As it happens, I worked for our local Catholic Charities franchise for some months about 10 years ago. It was an ok social work agency (although they had hired a worker I’d fired from a public agency for falsifying contacts), but hardly Catholic. I was the only practicing Catholic in my area (refugee resettlement). Some of the Asian caseworkers were Buddhists, we had a Muslim, and most who weren’t really religious. Our boss said that were she to join a church, it would be Unitarian. Basically, the agency was Catholic enough to get time fund-raising in various parishes. So, I’m not surprised at this particular situation – appalled, yes; surprised, no.

    But really, couldn’t the article have made a bit more of all the blame shifting? The Feds blamed the agency for filling out the wrong form (gee, we wouldn’t have let them murder a baby if they done the right paperwork); the agency managers blame the bishop (hey, he’s on the board!), but I’ll bet if the bishop actually tried to exercise oversight, the noise would be noticeable. In fact, the bishops seem the ones who actually are doing something about the fact that their personnel broke the law and spit in the face of Catholic belief.

    And, again, my experience with Catholic Charities suggests that this is no surprise.

  • Daniel

    Brian, I missed your previous post explaining the difference between “mortal” and “grave” sin, which I appreciate.

    However, if, as you say, “mortal sin” refers to a specific act committed by a specific person, and a journalist is writing broadly about birth control in general, it seems inaccurate to refer to it as a “mortal sin.”

    I also appreciate your acknowledgment of the limitations of journalism, especially when compared to a theology seminar.

    However, shouldn’t journalists be cautious about using terms like “mortal sin”? When we’re talking about something so heavy, is it too much to ask for a bit of circumspection and heightened sensitivity to moral language?

  • http://vjmorton.wordpress.com Victor Morton

    do you have recommendations for journalists who might write about “mortal sin”

    As long as you stick in the word “knowingly” or “deliberately” (those words more-or-less cover both the “consent-to-the-act” requirement and the “knowledge-of-wrong” requirement) before a description of an act, I think you’ve done what you need for an article in a general-interest newspaper or magazine.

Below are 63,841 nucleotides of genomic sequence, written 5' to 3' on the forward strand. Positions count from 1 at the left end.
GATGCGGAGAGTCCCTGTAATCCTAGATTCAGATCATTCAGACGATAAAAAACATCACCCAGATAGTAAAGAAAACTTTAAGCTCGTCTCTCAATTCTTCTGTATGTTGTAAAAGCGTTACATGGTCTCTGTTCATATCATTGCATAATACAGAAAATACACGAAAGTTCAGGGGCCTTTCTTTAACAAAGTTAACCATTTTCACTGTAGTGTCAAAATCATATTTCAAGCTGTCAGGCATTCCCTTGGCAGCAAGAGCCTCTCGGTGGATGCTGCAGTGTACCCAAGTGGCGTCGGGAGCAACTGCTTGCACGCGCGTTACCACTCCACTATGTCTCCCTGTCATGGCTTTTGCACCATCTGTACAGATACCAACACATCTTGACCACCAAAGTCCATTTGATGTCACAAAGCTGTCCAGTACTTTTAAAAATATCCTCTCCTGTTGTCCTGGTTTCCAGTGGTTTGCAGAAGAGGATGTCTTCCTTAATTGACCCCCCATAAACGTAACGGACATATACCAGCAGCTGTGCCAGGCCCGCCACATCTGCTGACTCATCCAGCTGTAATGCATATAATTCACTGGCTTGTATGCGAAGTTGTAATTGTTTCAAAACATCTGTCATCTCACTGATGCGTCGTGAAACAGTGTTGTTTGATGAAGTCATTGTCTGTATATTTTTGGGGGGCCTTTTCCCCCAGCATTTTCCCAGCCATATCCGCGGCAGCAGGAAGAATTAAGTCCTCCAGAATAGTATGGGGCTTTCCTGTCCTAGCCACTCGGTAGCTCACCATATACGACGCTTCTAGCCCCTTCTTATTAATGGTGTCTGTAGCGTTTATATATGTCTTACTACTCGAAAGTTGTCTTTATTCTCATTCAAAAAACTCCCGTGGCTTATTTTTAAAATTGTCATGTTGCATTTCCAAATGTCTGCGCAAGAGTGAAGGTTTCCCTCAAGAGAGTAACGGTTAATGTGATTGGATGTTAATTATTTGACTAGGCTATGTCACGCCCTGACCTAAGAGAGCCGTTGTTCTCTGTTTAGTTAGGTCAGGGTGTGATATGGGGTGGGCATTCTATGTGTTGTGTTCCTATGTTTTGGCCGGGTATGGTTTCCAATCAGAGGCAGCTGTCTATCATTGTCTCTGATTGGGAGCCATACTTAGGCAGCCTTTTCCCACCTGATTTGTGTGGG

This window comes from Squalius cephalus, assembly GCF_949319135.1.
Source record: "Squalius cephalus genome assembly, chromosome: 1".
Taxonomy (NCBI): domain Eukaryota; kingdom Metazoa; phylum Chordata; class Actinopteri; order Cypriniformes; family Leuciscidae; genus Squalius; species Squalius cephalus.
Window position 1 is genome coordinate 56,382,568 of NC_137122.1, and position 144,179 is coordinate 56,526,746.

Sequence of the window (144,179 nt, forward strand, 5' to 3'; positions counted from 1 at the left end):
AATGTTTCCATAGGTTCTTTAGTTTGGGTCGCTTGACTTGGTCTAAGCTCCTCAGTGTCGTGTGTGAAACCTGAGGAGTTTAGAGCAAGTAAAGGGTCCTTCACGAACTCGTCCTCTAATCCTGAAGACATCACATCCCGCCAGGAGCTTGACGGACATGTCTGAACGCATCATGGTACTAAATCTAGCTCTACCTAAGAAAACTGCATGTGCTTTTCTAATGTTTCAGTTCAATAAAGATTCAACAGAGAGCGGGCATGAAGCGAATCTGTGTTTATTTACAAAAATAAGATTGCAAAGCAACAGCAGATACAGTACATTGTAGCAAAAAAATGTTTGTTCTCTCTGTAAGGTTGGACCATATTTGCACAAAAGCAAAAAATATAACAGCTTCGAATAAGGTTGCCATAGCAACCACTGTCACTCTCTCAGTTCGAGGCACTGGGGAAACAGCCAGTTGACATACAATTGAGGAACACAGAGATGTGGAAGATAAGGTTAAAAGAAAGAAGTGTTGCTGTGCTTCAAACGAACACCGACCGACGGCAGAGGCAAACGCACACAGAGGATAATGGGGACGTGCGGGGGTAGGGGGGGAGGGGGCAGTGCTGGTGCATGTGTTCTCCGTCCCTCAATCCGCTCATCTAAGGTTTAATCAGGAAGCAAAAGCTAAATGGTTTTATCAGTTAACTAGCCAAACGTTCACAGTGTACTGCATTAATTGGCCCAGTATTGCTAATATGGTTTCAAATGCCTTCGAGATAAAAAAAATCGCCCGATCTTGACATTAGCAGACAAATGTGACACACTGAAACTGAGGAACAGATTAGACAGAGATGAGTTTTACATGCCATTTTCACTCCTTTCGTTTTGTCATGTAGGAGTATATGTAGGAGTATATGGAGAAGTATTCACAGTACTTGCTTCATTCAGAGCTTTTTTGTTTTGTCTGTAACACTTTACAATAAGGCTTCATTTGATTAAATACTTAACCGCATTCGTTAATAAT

• Dave

    Mark,

    “Abortion” is not a euphemism. It is a morally freighted term for a specific action. Its virtue is that everyone agrees what it means in terms of what goes on inside an abortion clinic. (There is disagreement over whether some new technologies constitute abortion or contraception, but that is not germane to the present post.)

    When you use a different term you are, whether it is your intent or not, perceived to be ranting, if only for the duration of one sentence. If that’s how you wish to be seen, be my guest.

  • http://www.getreligion.org Mark Stricherz

    Dave writes,

    “Abortion” is not a euphemism. It is a morally freighted term for a specific action.

    I disagree. Here is how the Free Dictionary defines “euphemism.”

    The act or an example of substituting a mild, indirect, or vague term for one considered harsh, blunt, or offensive.

    That sounds about right. Abortion is a euphemism for the intentional killing of an unborn infant.

    Whether I am seen to be ranting or not, the truth is still the truth.

  • http://vjmorton.wordpress.com Victor Morton

    However, if, as you say, “mortal sin” refers to a specific act committed by a specific person, and a journalist is writing broadly about birth control in general, it seems inaccurate to refer to it as a “mortal sin.”

    Given your stated appreciation for the difference between a theology seminar and a daily paper, this is weak. Yes, technically speaking, contraception is merely “grave matter” and only person X’s particular act of contraception can be a mortal sin.

    But, as has already been explained, the three elements of a mortal sin are grave matter, consent and knowledge.